Monte Rosa Hütte
The striking factor about the Swiss Alpine Club’s (SAC) new Monte Rosa hut is its autonomy in the heart of a sensitive landscape, an extreme climatic region far from comfortable civilized supply networks, in “splendid isolation” between seemingly untamed nature and highly urban culture. This applies to the production, the building site logistics, the autarkic (self-suffi cient) infrastructure and the operation of the hut. The project is based on a fi ve-storey, segmentshaped wooden lathe building method. The computer-aided mechanical production process makes it possible to use traditional construction methods such as half-timber building with its geometrically complex wood junctions.
The result is a wide range of possibilities for the use of timber. The concept of the highly insulated façade is the result of a mixture of energy saving and energy production. The
facet-like, metallic skin is studded with photovoltaic panels that supply the building with the necessary operational energy. A spiral-shaped glass band that follows the sun and conducts passive energy into the dining room and peripherally ascending cascade staircase is wound around the whole building and presents the guest with an impressive landscape panorama.
Stage I: teaching. The Studio Monte Rosa was established at the Department of Architecture within the framework of the ETH Zurich’s 150th Anniversary for the planning and execution of the new Monte Rosa hut. Students were formed into changing design teams over a period of four semesters. The project classes comprised the planning from the conception to the provisional building project. Particular importance was attached to interdisciplinary collaboration with specialists and expert planners. The didactic concept was based on the creation of an artifi cial emergency situation, and the result aimed at an autarkic island solution. Following a two-year evolutionary design process, a wellknown jury recommended this incisive project for implementation. Stage II: research. In a second stage, various chairs of the Department of Architecture and other involved departments of the ETH Zurich were formed into a research group for the research and development project. The challenge was to include knowledge of the latest technology and research in construction in the project new Monte Rosa hut and to consolidate this knowledge. All the results of the research and development project are oriented toward the multifaceted aspects of sustainability and are intended to be suitable for use in other projects as well. Stage III: realization. Commencement of work on the new Monte Rosa hut site planned for the early summer of 2008, and the inauguration for the summer of 2009. Project Manager: Prof Meinrad K Eberle, ETH Zurich Client: Swiss Alpine Club (SAC) Quantum change and transferability • Innovative fi ve-storey timber construction with computeraided prefabricated elements • Energy-effi cient and autarkic (self-suffi cient) infrastructure with intelligent energy management in a climatically extreme location; mid-term planning, weather and visitor prognosis to be taken into consideration (“model predictive control”) • Specifi c and locally-oriented logistics for the building site and operation of the hut (air transport, high degree of prefabrication) • In general, interdisciplinary planning strategy with special emphasis on sustainability Ethical standards and social equity • The project is a catalyst for trail-blazing ideas and concepts with a conceptual framework ranging from theory to practice • Sensitization of young generation for important issues relating to the future using the example of architecture (resources, energy fl ow, ecological balance) • High degree of public sensitization to issues of sustainability and energy effi ciency in architecture Ecological quality and energy conservation • Careful use of resources in production and operation, longlasting and ecologically-sustainable materials • Reduction of helicopter fl ights through the choice of lighter construction systems and an optimized logistical concept during operation • 90% energetic autarky through integrated water and material circulation • Energy-conscious and sustainable operation in the hut, as well as longevity of the building • Sustainable tourism concept under consideration of the sensitive landscape • Reduction of operational CO2 emissions by approximately two-thirds per overnight stay compared with the old Monte Rosa hut Economic performance and compatibility • Compact, energetically and volumetrically optimized building with low running costs • Choice of economic production and multifunctional construction systems • Use of long-lasting and ecologically sustainable materials • Innovative tourism and operational concept • Largely fi nanced by patrons and sponsors Contextual and aesthetic impact • Precise, restrained, integration of the building in the sensitive, protected landscape • Typological synthesis of the traditional mountain hut and a modern tourism centre in architectural interplay with innovative structure and typology • Overall and sustainable architectural synthesis of the highly contradictory and extreme conditions of the task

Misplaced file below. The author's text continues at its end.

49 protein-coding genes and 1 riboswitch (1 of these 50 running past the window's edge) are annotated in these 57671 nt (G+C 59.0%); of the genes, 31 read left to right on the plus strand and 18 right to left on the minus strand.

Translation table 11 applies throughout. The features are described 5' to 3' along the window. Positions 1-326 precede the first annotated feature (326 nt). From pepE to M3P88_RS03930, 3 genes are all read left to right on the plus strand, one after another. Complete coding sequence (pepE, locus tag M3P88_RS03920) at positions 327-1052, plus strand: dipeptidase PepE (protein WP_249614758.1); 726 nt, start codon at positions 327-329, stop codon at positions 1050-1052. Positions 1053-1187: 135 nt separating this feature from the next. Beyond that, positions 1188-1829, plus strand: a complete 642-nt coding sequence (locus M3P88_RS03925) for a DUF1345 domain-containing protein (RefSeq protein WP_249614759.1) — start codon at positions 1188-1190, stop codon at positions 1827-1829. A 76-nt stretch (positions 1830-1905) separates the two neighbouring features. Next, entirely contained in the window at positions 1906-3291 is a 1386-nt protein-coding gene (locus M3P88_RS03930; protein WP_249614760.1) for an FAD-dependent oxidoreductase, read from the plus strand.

Monte Rosa Hütte The striking factor about the Swiss Alpine Club’s (SAC) new Monte Rosa hut is its autonomy in the heart of a sensitive landscape, an extreme climatic region far from comfortable civilized supply networks, in “splendid isolation” between seemingly untamed nature and highly urban culture. This applies to the production, the building site logistics, the autarkic (self-suffi cient) infrastructure and the operation of the...
- Year 2009
- Work started in 2008
- Work finished in 2009
- Client Swiss Alpine Club
- Status Current works
- Type Tourist Facilities / Refuges